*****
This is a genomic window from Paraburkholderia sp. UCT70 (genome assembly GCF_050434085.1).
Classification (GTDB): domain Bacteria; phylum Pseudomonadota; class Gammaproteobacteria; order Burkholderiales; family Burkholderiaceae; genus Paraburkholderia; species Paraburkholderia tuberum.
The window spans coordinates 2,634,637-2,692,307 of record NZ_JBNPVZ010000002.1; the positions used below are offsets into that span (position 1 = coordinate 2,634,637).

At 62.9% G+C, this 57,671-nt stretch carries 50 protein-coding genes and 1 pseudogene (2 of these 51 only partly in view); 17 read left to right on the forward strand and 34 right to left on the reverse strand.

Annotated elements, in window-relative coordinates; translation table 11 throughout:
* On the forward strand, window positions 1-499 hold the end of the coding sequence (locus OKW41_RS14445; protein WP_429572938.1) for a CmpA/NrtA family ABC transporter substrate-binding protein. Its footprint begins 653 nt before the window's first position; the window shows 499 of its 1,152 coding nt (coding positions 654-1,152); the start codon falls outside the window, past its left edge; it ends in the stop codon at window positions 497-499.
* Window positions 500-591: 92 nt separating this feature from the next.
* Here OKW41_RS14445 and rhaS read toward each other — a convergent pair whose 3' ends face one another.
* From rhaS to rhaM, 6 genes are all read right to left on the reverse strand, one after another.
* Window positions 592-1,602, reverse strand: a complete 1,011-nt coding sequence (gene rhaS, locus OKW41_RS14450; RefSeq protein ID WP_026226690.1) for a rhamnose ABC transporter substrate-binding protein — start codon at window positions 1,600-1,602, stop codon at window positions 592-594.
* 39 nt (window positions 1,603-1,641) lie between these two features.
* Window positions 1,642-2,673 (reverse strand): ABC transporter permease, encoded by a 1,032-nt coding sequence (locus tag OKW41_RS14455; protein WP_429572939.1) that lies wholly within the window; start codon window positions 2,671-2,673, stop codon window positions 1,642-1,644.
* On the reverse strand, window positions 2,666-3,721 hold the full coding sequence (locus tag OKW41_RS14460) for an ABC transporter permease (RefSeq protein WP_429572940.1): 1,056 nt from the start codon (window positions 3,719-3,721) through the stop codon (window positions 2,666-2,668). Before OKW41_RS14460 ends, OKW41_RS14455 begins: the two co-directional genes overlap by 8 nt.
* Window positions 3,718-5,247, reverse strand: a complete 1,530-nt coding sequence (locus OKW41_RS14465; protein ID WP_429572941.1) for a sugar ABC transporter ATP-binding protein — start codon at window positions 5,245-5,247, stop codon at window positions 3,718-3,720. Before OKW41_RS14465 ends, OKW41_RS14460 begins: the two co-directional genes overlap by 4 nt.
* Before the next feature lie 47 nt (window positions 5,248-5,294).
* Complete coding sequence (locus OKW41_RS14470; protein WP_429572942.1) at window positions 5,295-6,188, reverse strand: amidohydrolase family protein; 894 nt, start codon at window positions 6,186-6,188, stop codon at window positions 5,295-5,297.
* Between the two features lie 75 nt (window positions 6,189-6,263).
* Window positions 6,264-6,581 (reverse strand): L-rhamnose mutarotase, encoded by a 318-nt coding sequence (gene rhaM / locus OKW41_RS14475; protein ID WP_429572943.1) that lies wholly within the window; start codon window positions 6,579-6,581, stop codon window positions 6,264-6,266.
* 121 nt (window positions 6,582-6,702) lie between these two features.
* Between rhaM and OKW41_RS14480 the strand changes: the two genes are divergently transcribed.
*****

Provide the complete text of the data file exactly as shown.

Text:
This is a genomic window from Paraburkholderia sp. UCT70 (genome assembly GCF_050434085.1).
Classification (GTDB): domain Bacteria; phylum Pseudomonadota; class Gammaproteobacteria; order Burkholderiales; family Burkholderiaceae; genus Paraburkholderia; species Paraburkholderia tuberum.
The window spans coordinates 2,634,637-2,692,307 of record NZ_JBNPVZ010000002.1; the positions used below are offsets into that span (position 1 = coordinate 2,634,637).

At 62.9% G+C, this 57,671-nt stretch carries 50 protein-coding genes and 1 pseudogene (2 of these 51 only partly in view); 17 read left to right on the forward strand and 34 right to left on the reverse strand.

Annotated elements, in window-relative coordinates; translation table 11 throughout:
* On the forward strand, window positions 1-499 hold the end of the coding sequence (locus OKW41_RS14445; protein WP_429572938.1) for a CmpA/NrtA family ABC transporter substrate-binding protein. Its footprint begins 653 nt before the window's first position; the window shows 499 of its 1,152 coding nt (coding positions 654-1,152); the start codon falls outside the window, past its left edge; it ends in the stop codon at window positions 497-499.
* Window positions 500-591: 92 nt separating this feature from the next.
* Here OKW41_RS14445 and rhaS read toward each other — a convergent pair whose 3' ends face one another.
* From rhaS to rhaM, 6 genes are all read right to left on the reverse strand, one after another.
* Window positions 592-1,602, reverse strand: a complete 1,011-nt coding sequence (gene rhaS, locus OKW41_RS14450; RefSeq protein ID WP_026226690.1) for a rhamnose ABC transporter substrate-binding protein — start codon at window positions 1,600-1,602, stop codon at window positions 592-594.
* 39 nt (window positions 1,603-1,641) lie between these two features.
* Window positions 1,642-2,673 (reverse strand): ABC transporter permease, encoded by a 1,032-nt coding sequence (locus tag OKW41_RS14455; protein WP_429572939.1) that lies wholly within the window; start codon window positions 2,671-2,673, stop codon window positions 1,642-1,644.
* On the reverse strand, window positions 2,666-3,721 hold the full coding sequence (locus tag OKW41_RS14460) for an ABC transporter permease (RefSeq protein WP_429572940.1): 1,056 nt from the start codon (window positions 3,719-3,721) through the stop codon (window positions 2,666-2,668). Before OKW41_RS14460 ends, OKW41_RS14455 begins: the two co-directional genes overlap by 8 nt.
* Window positions 3,718-5,247, reverse strand: a complete 1,530-nt coding sequence (locus OKW41_RS14465; protein ID WP_429572941.1) for a sugar ABC transporter ATP-binding protein — start codon at window positions 5,245-5,247, stop codon at window positions 3,718-3,720. Before OKW41_RS14465 ends, OKW41_RS14460 begins: the two co-directional genes overlap by 4 nt.
* Before the next feature lie 47 nt (window positions 5,248-5,294).
* Complete coding sequence (locus OKW41_RS14470; protein WP_429572942.1) at window positions 5,295-6,188, reverse strand: amidohydrolase family protein; 894 nt, start codon at window positions 6,186-6,188, stop codon at window positions 5,295-5,297.
* Between the two features lie 75 nt (window positions 6,189-6,263).
* Window positions 6,264-6,581 (reverse strand): L-rhamnose mutarotase, encoded by a 318-nt coding sequence (gene rhaM / locus OKW41_RS14475; protein ID WP_429572943.1) that lies wholly within the window; start codon window positions 6,579-6,581, stop codon window positions 6,264-6,266.
* 121 nt (window positions 6,582-6,702) lie between these two features.
* Between rhaM and OKW41_RS14480 the strand changes: the two genes are divergently transcribed.